Worlds Wrap up
Andrew Landenberger and Mischa Heemskerk became the 2019 ‘A’ Class cat World Champions on Friday at WPNSA in great style. Sailing in almost Champaign sailing conditions of sun and 14-17 knot wind, the pair dominated their respective divisions with 8 bullets each in a superbly run regatta and under the control of David Campbell-James and his race team.
In the UK, we hear much about the ‘Olympic Legacy’ from governments etc., but very few ever seem to see the almost mythical thing in action. However, in our sailing world, the team at the Weymouth and Portland National Sailing Academy, for the World ‘A’ Cat fleet at least, have proved it exists. This was the first time in many years that the fleet has ever sailed a full series, and even more amazing when you conceder that the ‘A’ Cat Championship Rules now allowed for up to 12 races in a series. ‘Weybiza’, you delivered! Over the past 7 days we have seen every wind condition allowable within the class parameters from the early week 5 knot minimum right up to one race where 20.9 knots was recorded, so it was a true test of a champion. We all have our favorite conditions, but to be the best, we need to be good in them all and this is what was on show here.
In the Classic fleet, Scotty Anderson AUS 31, and new class division Great Grand Master Champion, stole a couple of bullets from Landy whilst simultaneously keeping Landy’s 20 year old son Andy AUS 300 and Junior Division Champion, at bay, but also fending off a strong challenge from Alberto Farnesi SWE 59. The home fleet of 7 boats saw ‘A’ Cat newby Hugh MacGregor GBR18, finished in an excellent 6thplace and he was using a repaired mast and borrowed sail! The total fleet was 24 boats in the division, which is slightly disappointing when you conceder how many other Classics are sailed on the near continent.
The 64 strong Open division was dominated by Mischa NED 007, in his trademark guns out, pedal to the metal sailing style. His boat handling, especially at the corners has to be seen to be believed and gains a worthy third World Title. In second, Dave Shaw NZL 230, sailed a superb series and snapping at Mischa’s heels on several occasions with a number of very close finishes with Mischa, Tymuk Bendyk POL 15, who finished third overall and Maunel Calavia ESP 11, who seemed to have a bit of a nightmare in his last three races. Top home sailor was Tom Phipps GBR 22 who was happy with his 16thplace in this field.
What have we learned? In the Classics, the decksweeper sail design, not modified to suit a classic boat will give you more speed upwind and sail you higher. Trapezing downwind is a given as soon as it’s possible. The Classics have trial rules in place as regards their foils etc., and we expect some interesting feedback from Paul Larsen, the new Technical Committee chairman on these.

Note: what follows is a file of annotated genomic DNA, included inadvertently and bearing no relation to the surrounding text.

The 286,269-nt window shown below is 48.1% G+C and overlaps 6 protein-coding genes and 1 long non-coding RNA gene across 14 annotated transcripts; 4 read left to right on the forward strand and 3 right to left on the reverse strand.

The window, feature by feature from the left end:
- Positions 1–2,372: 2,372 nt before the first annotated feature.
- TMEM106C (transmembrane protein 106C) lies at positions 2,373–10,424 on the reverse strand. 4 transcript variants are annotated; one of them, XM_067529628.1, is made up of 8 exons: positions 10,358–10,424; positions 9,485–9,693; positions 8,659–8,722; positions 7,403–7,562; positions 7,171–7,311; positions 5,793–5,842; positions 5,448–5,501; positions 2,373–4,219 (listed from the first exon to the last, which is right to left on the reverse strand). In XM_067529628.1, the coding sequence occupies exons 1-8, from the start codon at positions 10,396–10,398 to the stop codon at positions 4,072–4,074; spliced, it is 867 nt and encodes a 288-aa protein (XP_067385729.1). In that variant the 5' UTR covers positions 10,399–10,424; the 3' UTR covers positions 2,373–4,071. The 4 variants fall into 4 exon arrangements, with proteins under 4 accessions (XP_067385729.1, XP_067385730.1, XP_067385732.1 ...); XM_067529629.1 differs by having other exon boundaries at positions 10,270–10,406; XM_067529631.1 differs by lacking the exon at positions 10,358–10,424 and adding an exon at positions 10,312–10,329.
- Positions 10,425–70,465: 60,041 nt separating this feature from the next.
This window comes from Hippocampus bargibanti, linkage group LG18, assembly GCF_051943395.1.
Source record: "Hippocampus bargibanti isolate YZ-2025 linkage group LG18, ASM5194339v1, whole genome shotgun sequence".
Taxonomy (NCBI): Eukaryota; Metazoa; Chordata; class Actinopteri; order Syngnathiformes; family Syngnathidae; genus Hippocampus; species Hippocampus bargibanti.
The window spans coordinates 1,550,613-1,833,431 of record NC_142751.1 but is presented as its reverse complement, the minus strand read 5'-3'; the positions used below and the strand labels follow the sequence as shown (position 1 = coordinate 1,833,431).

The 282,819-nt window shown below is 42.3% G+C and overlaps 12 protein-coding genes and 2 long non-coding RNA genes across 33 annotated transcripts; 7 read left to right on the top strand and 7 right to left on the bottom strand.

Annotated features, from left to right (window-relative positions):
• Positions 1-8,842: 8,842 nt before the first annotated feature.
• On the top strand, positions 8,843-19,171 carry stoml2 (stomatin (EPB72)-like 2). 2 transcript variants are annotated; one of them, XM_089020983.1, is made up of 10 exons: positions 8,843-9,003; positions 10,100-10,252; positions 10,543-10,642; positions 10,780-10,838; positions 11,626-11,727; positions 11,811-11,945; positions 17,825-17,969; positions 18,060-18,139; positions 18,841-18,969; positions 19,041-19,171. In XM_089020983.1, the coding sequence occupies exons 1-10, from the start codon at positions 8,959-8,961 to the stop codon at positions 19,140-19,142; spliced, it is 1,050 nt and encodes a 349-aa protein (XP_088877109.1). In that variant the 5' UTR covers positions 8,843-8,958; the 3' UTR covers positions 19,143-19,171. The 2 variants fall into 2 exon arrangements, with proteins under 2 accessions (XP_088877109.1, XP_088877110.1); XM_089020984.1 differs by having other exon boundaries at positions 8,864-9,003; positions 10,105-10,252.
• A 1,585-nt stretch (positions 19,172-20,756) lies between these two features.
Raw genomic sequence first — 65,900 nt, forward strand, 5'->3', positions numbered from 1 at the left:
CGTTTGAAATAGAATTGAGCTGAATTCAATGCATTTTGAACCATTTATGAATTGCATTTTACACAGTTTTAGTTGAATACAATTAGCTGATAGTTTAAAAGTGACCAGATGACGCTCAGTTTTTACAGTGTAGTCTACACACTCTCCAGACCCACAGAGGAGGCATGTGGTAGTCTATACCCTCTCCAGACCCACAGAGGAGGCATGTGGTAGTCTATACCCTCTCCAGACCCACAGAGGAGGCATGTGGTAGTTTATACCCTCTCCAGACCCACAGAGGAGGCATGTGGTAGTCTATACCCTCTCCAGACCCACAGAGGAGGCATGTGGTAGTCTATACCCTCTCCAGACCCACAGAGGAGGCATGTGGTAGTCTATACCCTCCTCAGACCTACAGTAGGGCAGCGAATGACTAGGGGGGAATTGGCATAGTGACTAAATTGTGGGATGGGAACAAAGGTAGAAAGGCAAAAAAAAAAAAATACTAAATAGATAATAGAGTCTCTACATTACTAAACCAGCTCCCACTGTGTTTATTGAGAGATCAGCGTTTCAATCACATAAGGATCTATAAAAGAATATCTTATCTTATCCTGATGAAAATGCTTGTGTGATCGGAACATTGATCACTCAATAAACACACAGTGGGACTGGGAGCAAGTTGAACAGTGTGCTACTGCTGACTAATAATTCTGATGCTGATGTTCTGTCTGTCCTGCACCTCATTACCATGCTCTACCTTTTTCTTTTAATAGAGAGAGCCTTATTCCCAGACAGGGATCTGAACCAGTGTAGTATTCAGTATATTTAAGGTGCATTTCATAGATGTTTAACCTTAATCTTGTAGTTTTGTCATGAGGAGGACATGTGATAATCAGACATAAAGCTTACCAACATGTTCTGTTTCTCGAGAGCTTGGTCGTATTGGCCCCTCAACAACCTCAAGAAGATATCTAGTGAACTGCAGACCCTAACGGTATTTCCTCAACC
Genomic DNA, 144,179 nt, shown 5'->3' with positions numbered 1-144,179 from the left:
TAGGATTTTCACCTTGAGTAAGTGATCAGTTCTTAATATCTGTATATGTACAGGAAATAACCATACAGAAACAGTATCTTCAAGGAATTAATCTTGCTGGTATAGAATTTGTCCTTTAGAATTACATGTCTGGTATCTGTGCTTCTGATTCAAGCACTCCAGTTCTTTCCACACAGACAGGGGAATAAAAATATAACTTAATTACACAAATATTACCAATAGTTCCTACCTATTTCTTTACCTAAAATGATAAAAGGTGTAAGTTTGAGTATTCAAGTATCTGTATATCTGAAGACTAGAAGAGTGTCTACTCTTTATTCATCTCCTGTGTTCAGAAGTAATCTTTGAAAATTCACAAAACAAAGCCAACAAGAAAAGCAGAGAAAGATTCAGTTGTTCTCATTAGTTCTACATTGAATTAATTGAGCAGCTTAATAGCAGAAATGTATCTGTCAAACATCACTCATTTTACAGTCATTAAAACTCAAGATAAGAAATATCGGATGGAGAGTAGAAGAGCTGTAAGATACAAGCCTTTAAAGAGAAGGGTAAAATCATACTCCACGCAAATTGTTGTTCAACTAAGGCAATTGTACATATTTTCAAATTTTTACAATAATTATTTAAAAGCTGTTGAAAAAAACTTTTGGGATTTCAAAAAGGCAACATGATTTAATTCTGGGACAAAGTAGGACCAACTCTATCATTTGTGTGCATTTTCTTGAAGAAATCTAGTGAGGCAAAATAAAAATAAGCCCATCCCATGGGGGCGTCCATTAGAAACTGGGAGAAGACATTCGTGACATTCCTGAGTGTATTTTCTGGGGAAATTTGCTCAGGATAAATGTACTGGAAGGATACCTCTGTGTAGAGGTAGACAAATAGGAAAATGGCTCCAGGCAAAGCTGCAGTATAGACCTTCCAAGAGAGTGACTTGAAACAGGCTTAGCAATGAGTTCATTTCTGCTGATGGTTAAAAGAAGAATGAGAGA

On the Open, the latest foils look to be performing well, resulting in more stable flight and fewer violent landings. Rudder rake, and sometime differential rudder rake is also a ‘thing’ now. Sails are as ever constantly evolving. The decksweeper has been here for a while now, but the head size is altering about although the Pin-Head looks to have come in more for now.
The class owes a huge vote of thanks to the Peter Allam, Sally Reynoldson and their staff and helpers at WPNSA. Peter said that this was a first for the Academy, and for Portland harbour in as much as, whilst they had many foiling boats at there, and held many events for Moths, Waszps and such, the foiling 'A' Cats were another level altogether, and witnessing sixty high tech carbon machines crossing each other whilst doing 25 knots at the bottom mark was not only an eye opener, but a testiment to the skill at which they are sailed. Many sailors now realize what can be achieved in a place as unique as this, and the sailing was second to none. Struan Wallace and the other BACCA organisers struggled to get much sponsorship for this event, especially from UK companies. Maybe it’s the current interesting UK situation keeping packets zipped. However, massive thanks to those who did support us – Forward WIP, who protected many sailors from injuring themselves on these beasts. Ronstan for providing their great Clearstart sailing watches to the winners, and shirts for all. North Sails for their cool shirts and prizes. Cuicui wines, for lubricating everyone. Brittany Ferries for their sailor discount travel. Nobel Marine, who jumped in at the last minute as basically save many by providing cover for overseas sailors. And to DNA and Exploder for their Media Rib support without whom you’d get no video, no photos and your sponsors would not get the crucial exposure they paid for in the first place.
Results - here
See you all, first in Cadiz next June for the Euros, and then in is the good Ol’ USA at St Petersberg FL for the 2020 Worlds in the October. Loving your work people!